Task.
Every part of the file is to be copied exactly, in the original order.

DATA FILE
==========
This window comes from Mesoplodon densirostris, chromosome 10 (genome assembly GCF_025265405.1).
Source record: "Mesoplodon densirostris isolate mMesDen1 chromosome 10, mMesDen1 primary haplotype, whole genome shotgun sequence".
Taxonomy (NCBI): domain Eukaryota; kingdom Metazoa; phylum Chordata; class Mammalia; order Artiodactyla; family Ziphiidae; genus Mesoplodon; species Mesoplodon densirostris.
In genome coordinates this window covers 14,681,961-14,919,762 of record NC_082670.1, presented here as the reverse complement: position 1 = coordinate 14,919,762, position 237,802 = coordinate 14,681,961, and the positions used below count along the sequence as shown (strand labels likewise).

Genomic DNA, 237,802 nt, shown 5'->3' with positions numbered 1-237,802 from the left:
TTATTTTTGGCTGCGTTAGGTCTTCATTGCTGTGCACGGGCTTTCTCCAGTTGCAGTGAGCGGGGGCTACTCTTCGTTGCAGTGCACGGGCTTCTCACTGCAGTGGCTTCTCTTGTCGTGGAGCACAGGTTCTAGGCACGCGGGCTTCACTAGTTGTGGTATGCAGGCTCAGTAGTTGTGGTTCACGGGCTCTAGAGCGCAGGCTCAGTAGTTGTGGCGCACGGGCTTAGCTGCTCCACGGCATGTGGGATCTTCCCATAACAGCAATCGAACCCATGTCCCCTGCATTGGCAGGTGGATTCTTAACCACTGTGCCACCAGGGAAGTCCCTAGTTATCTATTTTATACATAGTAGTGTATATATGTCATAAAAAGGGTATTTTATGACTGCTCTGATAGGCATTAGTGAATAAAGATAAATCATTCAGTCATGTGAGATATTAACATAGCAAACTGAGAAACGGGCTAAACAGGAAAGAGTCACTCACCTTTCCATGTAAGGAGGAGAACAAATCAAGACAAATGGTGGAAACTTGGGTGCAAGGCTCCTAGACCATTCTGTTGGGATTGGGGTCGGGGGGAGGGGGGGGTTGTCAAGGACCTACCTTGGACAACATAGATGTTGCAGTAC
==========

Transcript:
This window comes from Mesoplodon densirostris, chromosome 10 (genome assembly GCF_025265405.1).
Source record: "Mesoplodon densirostris isolate mMesDen1 chromosome 10, mMesDen1 primary haplotype, whole genome shotgun sequence".
Taxonomy (NCBI): domain Eukaryota; kingdom Metazoa; phylum Chordata; class Mammalia; order Artiodactyla; family Ziphiidae; genus Mesoplodon; species Mesoplodon densirostris.
In genome coordinates this window covers 14,681,961-14,919,762 of record NC_082670.1, presented here as the reverse complement: position 1 = coordinate 14,919,762, position 237,802 = coordinate 14,681,961, and the positions used below count along the sequence as shown (strand labels likewise).

Genomic DNA, 237,802 nt, shown 5'->3' with positions numbered 1-237,802 from the left:
TTATTTTTGGCTGCGTTAGGTCTTCATTGCTGTGCACGGGCTTTCTCCAGTTGCAGTGAGCGGGGGCTACTCTTCGTTGCAGTGCACGGGCTTCTCACTGCAGTGGCTTCTCTTGTCGTGGAGCACAGGTTCTAGGCACGCGGGCTTCACTAGTTGTGGTATGCAGGCTCAGTAGTTGTGGTTCACGGGCTCTAGAGCGCAGGCTCAGTAGTTGTGGCGCACGGGCTTAGCTGCTCCACGGCATGTGGGATCTTCCCATAACAGCAATCGAACCCATGTCCCCTGCATTGGCAGGTGGATTCTTAACCACTGTGCCACCAGGGAAGTCCCTAGTTATCTATTTTATACATAGTAGTGTATATATGTCATAAAAAGGGTATTTTATGACTGCTCTGATAGGCATTAGTGAATAAAGATAAATCATTCAGTCATGTGAGATATTAACATAGCAAACTGAGAAACGGGCTAAACAGGAAAGAGTCACTCACCTTTCCATGTAAGGAGGAGAACAAATCAAGACAAATGGTGGAAACTTGGGTGCAAGGCTCCTAGACCATTCTGTTGGGATTGGGGTCGGGGGGAGGGGGGGGTTGTCAAGGACCTACCTTGGACAACATAGATGTTGCAGTAC